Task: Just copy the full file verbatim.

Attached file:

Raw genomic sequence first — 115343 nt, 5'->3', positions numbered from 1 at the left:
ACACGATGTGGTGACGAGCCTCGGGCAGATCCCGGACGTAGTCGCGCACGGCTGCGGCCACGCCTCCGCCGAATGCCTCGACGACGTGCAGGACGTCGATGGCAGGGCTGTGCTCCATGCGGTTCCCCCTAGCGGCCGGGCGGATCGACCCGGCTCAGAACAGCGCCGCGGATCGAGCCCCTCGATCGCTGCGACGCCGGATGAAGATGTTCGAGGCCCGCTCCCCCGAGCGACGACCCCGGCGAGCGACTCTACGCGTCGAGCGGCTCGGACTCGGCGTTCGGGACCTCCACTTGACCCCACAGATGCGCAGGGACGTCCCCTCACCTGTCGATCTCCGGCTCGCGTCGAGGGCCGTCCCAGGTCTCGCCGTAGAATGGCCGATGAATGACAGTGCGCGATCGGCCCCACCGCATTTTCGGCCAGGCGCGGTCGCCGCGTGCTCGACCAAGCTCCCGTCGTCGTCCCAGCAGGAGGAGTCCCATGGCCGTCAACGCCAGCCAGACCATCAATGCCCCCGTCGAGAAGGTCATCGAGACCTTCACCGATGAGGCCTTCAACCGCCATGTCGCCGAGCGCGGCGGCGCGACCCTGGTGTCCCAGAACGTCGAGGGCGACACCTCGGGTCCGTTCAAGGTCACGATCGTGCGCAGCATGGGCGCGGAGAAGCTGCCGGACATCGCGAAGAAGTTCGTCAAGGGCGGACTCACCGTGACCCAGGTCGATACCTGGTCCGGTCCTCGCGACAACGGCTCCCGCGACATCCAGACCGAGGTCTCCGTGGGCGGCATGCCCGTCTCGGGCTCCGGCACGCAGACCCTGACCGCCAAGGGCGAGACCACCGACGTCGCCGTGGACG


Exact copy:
Raw genomic sequence first — 115343 nt, 5'->3', positions numbered from 1 at the left:
ACACGATGTGGTGACGAGCCTCGGGCAGATCCCGGACGTAGTCGCGCACGGCTGCGGCCACGCCTCCGCCGAATGCCTCGACGACGTGCAGGACGTCGATGGCAGGGCTGTGCTCCATGCGGTTCCCCCTAGCGGCCGGGCGGATCGACCCGGCTCAGAACAGCGCCGCGGATCGAGCCCCTCGATCGCTGCGACGCCGGATGAAGATGTTCGAGGCCCGCTCCCCCGAGCGACGACCCCGGCGAGCGACTCTACGCGTCGAGCGGCTCGGACTCGGCGTTCGGGACCTCCACTTGACCCCACAGATGCGCAGGGACGTCCCCTCACCTGTCGATCTCCGGCTCGCGTCGAGGGCCGTCCCAGGTCTCGCCGTAGAATGGCCGATGAATGACAGTGCGCGATCGGCCCCACCGCATTTTCGGCCAGGCGCGGTCGCCGCGTGCTCGACCAAGCTCCCGTCGTCGTCCCAGCAGGAGGAGTCCCATGGCCGTCAACGCCAGCCAGACCATCAATGCCCCCGTCGAGAAGGTCATCGAGACCTTCACCGATGAGGCCTTCAACCGCCATGTCGCCGAGCGCGGCGGCGCGACCCTGGTGTCCCAGAACGTCGAGGGCGACACCTCGGGTCCGTTCAAGGTCACGATCGTGCGCAGCATGGGCGCGGAGAAGCTGCCGGACATCGCGAAGAAGTTCGTCAAGGGCGGACTCACCGTGACCCAGGTCGATACCTGGTCCGGTCCTCGCGACAACGGCTCCCGCGACATCCAGACCGAGGTCTCCGTGGGCGGCATGCCCGTCTCGGGCTCCGGCACGCAGACCCTGACCGCCAAGGGCGAGACCACCGACGTCGCCGTGGACG